A plan to release several hundred balloons at a Marina Barrage charity carnival was burst after environmentalists convinced organisers of the harm that could be done to marine life.
Nature enthusiasts had voiced concerns that, after the helium balloons deflate and fall in the sea, they would prove deadly to sea turtles and other creatures in Singapore's waters that mistake them for food such as jellyfish.
Less than a day after receiving this feedback on their website and Facebook page last Tuesday, the Nanyang Technological University (NTU) Cultural Activities Club (CAC) decided to scrap the balloon release as a show of solidarity.
They had planned the release at sunset on June 15 as part of organising Arts From The Heart, a carnival in support of the Children's Cancer Foundation.
A statement posted on the event's Facebook page early last Wednesday morning read: "We have been receiving several concerns over our proposed release of balloons at our event and have made a decision to stop the mass release of balloons in a bid to care for the environment."
In its place, "other suitable, environmentally friendly alternatives" to mark the event will be looked at, said Mr Kenneth Lo, chairman of the event's organising committee.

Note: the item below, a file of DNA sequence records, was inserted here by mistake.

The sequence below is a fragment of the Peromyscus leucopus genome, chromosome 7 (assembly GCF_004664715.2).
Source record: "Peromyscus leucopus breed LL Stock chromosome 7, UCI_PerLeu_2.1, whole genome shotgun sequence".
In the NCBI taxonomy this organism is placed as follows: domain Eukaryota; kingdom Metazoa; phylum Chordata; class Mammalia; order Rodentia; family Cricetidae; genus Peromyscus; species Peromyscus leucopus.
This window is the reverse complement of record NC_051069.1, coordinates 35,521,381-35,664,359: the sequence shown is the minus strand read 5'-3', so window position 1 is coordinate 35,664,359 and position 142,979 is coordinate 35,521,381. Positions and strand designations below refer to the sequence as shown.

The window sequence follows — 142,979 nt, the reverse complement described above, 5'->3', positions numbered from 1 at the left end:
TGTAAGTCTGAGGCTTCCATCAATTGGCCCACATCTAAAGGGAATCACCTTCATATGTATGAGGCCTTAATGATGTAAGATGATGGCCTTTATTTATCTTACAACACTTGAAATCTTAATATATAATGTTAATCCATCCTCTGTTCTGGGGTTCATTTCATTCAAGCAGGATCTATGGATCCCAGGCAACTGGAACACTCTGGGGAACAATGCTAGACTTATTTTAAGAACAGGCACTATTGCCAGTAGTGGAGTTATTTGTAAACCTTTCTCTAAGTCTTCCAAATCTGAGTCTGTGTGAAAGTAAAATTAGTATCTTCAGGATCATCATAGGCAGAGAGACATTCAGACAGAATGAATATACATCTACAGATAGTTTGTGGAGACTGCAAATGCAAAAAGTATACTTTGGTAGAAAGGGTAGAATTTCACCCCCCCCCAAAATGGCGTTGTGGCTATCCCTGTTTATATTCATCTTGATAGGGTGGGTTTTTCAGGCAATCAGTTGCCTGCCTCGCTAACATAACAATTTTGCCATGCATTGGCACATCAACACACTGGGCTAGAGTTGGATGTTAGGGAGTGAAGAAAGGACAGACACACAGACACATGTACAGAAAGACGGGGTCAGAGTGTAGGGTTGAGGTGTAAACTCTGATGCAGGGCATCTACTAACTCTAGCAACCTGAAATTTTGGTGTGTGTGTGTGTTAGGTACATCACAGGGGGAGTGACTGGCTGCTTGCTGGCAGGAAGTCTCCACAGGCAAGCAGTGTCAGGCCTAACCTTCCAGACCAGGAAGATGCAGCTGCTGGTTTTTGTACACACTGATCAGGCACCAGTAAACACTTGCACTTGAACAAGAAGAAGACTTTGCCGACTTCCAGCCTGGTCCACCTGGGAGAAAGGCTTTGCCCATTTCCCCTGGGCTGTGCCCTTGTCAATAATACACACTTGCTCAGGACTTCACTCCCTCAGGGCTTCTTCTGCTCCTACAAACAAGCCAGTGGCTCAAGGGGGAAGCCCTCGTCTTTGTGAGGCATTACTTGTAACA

NTU CAC's president Joel Lim told The Sunday Times no helium balloons would be used at the event, only standard, air-filled ones.
Last December, a balloon release for a New Year's Eve party in Punggol was similarly canned after nature lovers wrote in.
Ms Ria Tan, 53, who petitioned organisers both times, was glad that their U-turns were swift.
"I find that most people immediately understand when we explain nicely the harmful effects of a mass balloon release," said the nature blogger, who has found deflated balloons in mangroves and on beaches here.
These releases are "equivalent to mass littering", she added.
She hopes that with greater awareness, they will soon become a thing of the past.
Professor Chou Loke Ming, a marine biologist at the National University of Singapore, said that balloons and plastic bags that sea turtles swallow would clog up their intestines and kill them.
According to the non-profit US-based Sea Turtle Conservancy, more than 100 million marine animals are killed each year due to debris in the ocean.
"I think most people don't know that the impact is like this when they send balloons into the air. Where the balloons go or end up, they don't have any idea," said Prof Chou.